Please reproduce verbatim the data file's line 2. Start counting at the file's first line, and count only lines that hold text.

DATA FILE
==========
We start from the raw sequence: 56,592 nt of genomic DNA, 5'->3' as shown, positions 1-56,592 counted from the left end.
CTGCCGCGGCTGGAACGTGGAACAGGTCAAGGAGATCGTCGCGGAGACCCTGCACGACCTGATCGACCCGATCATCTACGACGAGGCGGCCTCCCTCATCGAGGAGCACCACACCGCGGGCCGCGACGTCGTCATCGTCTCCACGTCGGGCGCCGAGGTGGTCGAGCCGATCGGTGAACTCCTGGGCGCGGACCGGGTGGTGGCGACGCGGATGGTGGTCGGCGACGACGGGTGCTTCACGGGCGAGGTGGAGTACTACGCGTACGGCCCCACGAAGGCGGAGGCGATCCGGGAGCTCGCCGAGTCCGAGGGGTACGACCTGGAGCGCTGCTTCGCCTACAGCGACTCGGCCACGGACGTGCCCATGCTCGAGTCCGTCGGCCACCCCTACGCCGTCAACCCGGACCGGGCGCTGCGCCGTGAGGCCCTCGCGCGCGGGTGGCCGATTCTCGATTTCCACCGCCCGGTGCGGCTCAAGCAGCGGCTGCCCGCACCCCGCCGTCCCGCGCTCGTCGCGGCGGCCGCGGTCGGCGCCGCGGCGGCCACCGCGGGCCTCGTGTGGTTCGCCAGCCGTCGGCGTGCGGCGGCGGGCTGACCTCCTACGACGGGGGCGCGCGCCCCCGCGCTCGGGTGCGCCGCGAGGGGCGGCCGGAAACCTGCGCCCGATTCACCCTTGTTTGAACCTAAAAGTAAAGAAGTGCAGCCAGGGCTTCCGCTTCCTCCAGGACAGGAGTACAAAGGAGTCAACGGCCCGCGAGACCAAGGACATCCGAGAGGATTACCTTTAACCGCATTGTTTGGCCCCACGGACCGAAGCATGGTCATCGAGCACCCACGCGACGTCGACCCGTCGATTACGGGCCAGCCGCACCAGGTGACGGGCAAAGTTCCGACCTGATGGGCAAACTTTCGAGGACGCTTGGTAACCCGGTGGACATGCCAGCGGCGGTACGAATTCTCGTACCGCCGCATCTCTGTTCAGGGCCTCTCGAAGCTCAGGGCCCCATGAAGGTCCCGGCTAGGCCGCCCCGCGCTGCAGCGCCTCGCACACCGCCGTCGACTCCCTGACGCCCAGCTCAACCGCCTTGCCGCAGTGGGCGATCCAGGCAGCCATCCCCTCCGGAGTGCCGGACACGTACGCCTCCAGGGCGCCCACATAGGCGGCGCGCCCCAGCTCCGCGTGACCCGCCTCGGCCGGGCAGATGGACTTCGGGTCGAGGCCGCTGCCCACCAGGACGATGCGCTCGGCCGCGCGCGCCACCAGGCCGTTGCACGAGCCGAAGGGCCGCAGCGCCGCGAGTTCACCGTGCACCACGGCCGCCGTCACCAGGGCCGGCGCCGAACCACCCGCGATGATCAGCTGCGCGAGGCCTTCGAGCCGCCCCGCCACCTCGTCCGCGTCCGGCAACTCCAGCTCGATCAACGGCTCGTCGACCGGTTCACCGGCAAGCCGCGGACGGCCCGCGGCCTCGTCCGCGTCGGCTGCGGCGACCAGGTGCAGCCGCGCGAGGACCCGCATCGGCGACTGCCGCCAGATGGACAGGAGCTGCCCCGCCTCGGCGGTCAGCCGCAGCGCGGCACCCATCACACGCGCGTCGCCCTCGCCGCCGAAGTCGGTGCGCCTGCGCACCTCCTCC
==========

CTGCCGCGGCTGGAACGTGGAACAGGTCAAGGAGATCGTCGCGGAGACCCTGCACGACCTGATCGACCCGATCATCTACGACGAGGCGGCCTCCCTCATCGAGGAGCACCACACCGCGGGCCGCGACGTCGTCATCGTCTCCACGTCGGGCGCCGAGGTGGTCGAGCCGATCGGTGAACTCCTGGGCGCGGACCGGGTGGTGGCGACGCGGATGGTGGTCGGCGACGACGGGTGCTTCACGGGCGAGGTGGAGTACTACGCGTACGGCCCCACGAAGGCGGAGGCGATCCGGGAGCTCGCCGAGTCCGAGGGGTACGACCTGGAGCGCTGCTTCGCCTACAGCGACTCGGCCACGGACGTGCCCATGCTCGAGTCCGTCGGCCACCCCTACGCCGTCAACCCGGACCGGGCGCTGCGCCGTGAGGCCCTCGCGCGCGGGTGGCCGATTCTCGATTTCCACCGCCCGGTGCGGCTCAAGCAGCGGCTGCCCGCACCCCGCCGTCCCGCGCTCGTCGCGGCGGCCGCGGTCGGCGCCGCGGCGGCCACCGCGGGCCTCGTGTGGTTCGCCAGCCGTCGGCGTGCGGCGGCGGGCTGACCTCCTACGACGGGGGCGCGCGCCCCCGCGCTCGGGTGCGCCGCGAGGGGCGGCCGGAAACCTGCGCCCGATTCACCCTTGTTTGAACCTAAAAGTAAAGAAGTGCAGCCAGGGCTTCCGCTTCCTCCAGGACAGGAGTACAAAGGAGTCAACGGCCCGCGAGACCAAGGACATCCGAGAGGATTACCTTTAACCGCATTGTTTGGCCCCACGGACCGAAGCATGGTCATCGAGCACCCACGCGACGTCGACCCGTCGATTACGGGCCAGCCGCACCAGGTGACGGGCAAAGTTCCGACCTGATGGGCAAACTTTCGAGGACGCTTGGTAACCCGGTGGACATGCCAGCGGCGGTACGAATTCTCGTACCGCCGCATCTCTGTTCAGGGCCTCTCGAAGCTCAGGGCCCCATGAAGGTCCCGGCTAGGCCGCCCCGCGCTGCAGCGCCTCGCACACCGCCGTCGACTCCCTGACGCCCAGCTCAACCGCCTTGCCGCAGTGGGCGATCCAGGCAGCCATCCCCTCCGGAGTGCCGGACACGTACGCCTCCAGGGCGCCCACATAGGCGGCGCGCCCCAGCTCCGCGTGACCCGCCTCGGCCGGGCAGATGGACTTCGGGTCGAGGCCGCTGCCCACCAGGACGATGCGCTCGGCCGCGCGCGCCACCAGGCCGTTGCACGAGCCGAAGGGCCGCAGCGCCGCGAGTTCACCGTGCACCACGGCCGCCGTCACCAGGGCCGGCGCCGAACCACCCGCGATGATCAGCTGCGCGAGGCCTTCGAGCCGCCCCGCCACCTCGTCCGCGTCCGGCAACTCCAGCTCGATCAACGGCTCGTCGACCGGTTCACCGGCAAGCCGCGGACGGCCCGCGGCCTCGTCCGCGTCGGCTGCGGCGACCAGGTGCAGCCGCGCGAGGACCCGCATCGGCGACTGCCGCCAGATGGACAGGAGCTGCCCCGCCTCGGCGGTCAGCCGCAGCGCGGCACCCATCACACGCGCGTCGCCCTCGCCGCCGAAGTCGGTGCGCCTGCGCACCTCCTCC